Culture, Class, and Work among Arab-American Women

By Jen’Nan Ghazal Read | Go to book overview

CHAPTER 3
The Case for Arab Americans

Available evidence suggests that Arab-American women provide an exception to hitherto accepted theories of female labor force participation. Arab-American women’s human capital and family characteristics indicate favorable conditions for women’s labor force activity: they are more highly educated than most groups of U.S. women, are proficient in the English language, and have fertility rates similar to those of U.S.-born white women (U.S. Bureau of the Census, 1990a). As a group, however, their labor force participation rates are below those of most other U.S. ethnic groups of women. As seen in Figure 2, ArabAmerican women (59.9%) are considerably less likely to participate in the labor force than are Anglo (73.2%), Black (73.1%), Asian (70.2%), or Hispanic (65.8%) women. The rates of Arab immigrant women (45.3%) contribute to this difference, ranking among the lowest of any immigrant group. U.S.-born Arab-American women, in contrast, have rates resembling those of Anglo women, 71.7 and 73.2 percent, respectively.

To date, few studies have attempted to explain these differences among Arab-American women, especially at the national level. This chapter seeks to redress this shortcoming by extending conventional (i.e., economic) models of female labor force participation to examine the

-25-

Notes for this page

Add a new note
If you are trying to select text to create highlights or citations, remember that you must now click or tap on the first word, and then click or tap on the last word.
One moment ...
Default project is now your active project.
Project items
Notes
Cite this page

Cited page

Style
Citations are available only to our active members.
Buy instant access to cite pages or passages in MLA 8, MLA 7, APA and Chicago citation styles.

(Einhorn, 1992, p. 25)

(Einhorn 25)

(Einhorn 25)

1. Lois J. Einhorn, Abraham Lincoln, the Orator: Penetrating the Lincoln Legend (Westport, CT: Greenwood Press, 1992), 25, http://www.questia.com/read/27419298.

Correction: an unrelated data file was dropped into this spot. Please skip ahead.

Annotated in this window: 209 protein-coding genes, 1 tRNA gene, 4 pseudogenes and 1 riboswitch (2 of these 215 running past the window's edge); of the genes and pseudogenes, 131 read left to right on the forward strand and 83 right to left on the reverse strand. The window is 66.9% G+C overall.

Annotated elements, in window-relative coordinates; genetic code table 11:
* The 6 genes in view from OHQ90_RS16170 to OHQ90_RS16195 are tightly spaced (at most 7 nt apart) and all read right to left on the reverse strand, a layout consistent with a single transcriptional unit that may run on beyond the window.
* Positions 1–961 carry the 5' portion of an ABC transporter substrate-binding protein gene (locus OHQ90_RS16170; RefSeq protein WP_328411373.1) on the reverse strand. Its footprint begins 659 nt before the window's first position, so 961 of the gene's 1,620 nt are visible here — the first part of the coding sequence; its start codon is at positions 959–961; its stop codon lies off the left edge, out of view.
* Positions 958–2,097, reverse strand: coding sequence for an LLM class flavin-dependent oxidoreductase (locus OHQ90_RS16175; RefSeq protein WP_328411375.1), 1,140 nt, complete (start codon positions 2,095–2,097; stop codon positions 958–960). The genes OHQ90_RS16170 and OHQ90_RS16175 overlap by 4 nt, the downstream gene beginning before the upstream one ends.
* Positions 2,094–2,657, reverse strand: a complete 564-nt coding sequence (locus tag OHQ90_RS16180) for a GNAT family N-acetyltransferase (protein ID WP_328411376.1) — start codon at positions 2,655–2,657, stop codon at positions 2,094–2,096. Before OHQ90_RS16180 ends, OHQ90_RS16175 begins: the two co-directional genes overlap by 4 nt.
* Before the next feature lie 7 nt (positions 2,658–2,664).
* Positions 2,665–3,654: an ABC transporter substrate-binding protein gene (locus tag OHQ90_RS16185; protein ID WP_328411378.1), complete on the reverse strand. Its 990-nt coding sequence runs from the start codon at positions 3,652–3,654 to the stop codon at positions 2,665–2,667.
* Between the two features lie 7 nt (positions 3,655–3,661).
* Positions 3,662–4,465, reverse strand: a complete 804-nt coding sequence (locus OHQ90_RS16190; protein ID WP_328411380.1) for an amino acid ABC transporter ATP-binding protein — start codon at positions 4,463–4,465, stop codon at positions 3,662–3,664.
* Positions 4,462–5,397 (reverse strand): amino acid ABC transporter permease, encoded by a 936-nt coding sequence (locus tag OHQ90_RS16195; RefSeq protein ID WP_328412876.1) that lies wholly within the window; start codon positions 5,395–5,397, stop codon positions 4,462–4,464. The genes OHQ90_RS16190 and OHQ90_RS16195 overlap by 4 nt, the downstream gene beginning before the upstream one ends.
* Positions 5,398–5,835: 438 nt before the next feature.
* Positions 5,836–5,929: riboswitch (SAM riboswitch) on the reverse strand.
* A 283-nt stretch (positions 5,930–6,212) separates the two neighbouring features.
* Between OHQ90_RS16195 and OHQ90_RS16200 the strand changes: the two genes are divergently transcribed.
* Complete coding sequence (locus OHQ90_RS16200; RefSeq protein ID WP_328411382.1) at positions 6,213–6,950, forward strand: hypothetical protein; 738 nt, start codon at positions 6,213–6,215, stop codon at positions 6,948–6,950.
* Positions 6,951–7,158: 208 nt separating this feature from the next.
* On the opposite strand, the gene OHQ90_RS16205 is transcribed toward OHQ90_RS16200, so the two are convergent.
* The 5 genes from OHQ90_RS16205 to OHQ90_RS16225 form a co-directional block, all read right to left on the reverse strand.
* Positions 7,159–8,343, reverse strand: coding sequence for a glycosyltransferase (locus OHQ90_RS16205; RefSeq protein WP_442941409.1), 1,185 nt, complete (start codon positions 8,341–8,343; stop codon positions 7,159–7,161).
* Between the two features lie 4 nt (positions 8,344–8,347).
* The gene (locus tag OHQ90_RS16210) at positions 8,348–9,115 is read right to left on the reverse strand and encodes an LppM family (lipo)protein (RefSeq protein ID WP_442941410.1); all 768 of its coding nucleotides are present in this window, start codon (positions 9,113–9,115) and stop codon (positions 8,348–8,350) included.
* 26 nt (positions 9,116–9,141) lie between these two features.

Note: primary sources have slightly different requirements for citation. Please see these guidelines for more information.

Cited page

Bookmark this page
Culture, Class, and Work among Arab-American Women
Table of contents

Table of contents

  • Title Page iii
  • Contents v
  • Acknowledgements vii
  • Chapter 1 - Introduction 1
  • Chapter 2 - Theoretical Significance of Women’s Labor Force Participation 11
  • Chapter 3 - The Case for Arab Americans 25
  • Chapter 4 - Arab-American Women in Comparative Perspective 41
  • Chapter 5 - Determinants of Arab-American Women’s Economic Achievements 87
  • Chapter 6 - Conclusion 115
  • Appendix A 121
  • Appendix B 133
  • References 135
  • Index 151
Settings

Settings

Typeface
Text size Smaller Larger Reset View mode
Search within

Search within this book

Look up

Look up a word

  • Dictionary
  • Thesaurus
Please submit a word or phrase above.
Print this page

Print this page

Why can't I print more than one page at a time?

Help
Full screen
Items saved from this book
  • Bookmarks
  • Highlights & Notes
  • Citations
/ 158

matching results for page

    Questia reader help

    How to highlight and cite specific passages

    1. Click or tap the first word you want to select.
    2. Click or tap the last word you want to select, and you’ll see everything in between get selected.
    3. You’ll then get a menu of options like creating a highlight or a citation from that passage of text.

    OK, got it!

    Cited passage

    Style
    Citations are available only to our active members.
    Buy instant access to cite pages or passages in MLA 8, MLA 7, APA and Chicago citation styles.

    "Portraying himself as an honest, ordinary person helped Lincoln identify with his audiences." (Einhorn, 1992, p. 25).

    "Portraying himself as an honest, ordinary person helped Lincoln identify with his audiences." (Einhorn 25)

    "Portraying himself as an honest, ordinary person helped Lincoln identify with his audiences." (Einhorn 25)

    "Portraying himself as an honest, ordinary person helped Lincoln identify with his audiences."1

    1. Lois J. Einhorn, Abraham Lincoln, the Orator: Penetrating the Lincoln Legend (Westport, CT: Greenwood Press, 1992), 25, http://www.questia.com/read/27419298.

    Cited passage

    Thanks for trying Questia!

    Please continue trying out our research tools, but please note, full functionality is available only to our active members.

    Your work will be lost once you leave this Web page.

    Buy instant access to save your work.

    Already a member? Log in now.

    Search by... Author
    Show... All Results Primary Sources Peer-reviewed

    Oops!

    An unknown error has occurred. Please click the button below to reload the page. If the problem persists, please try again in a little while.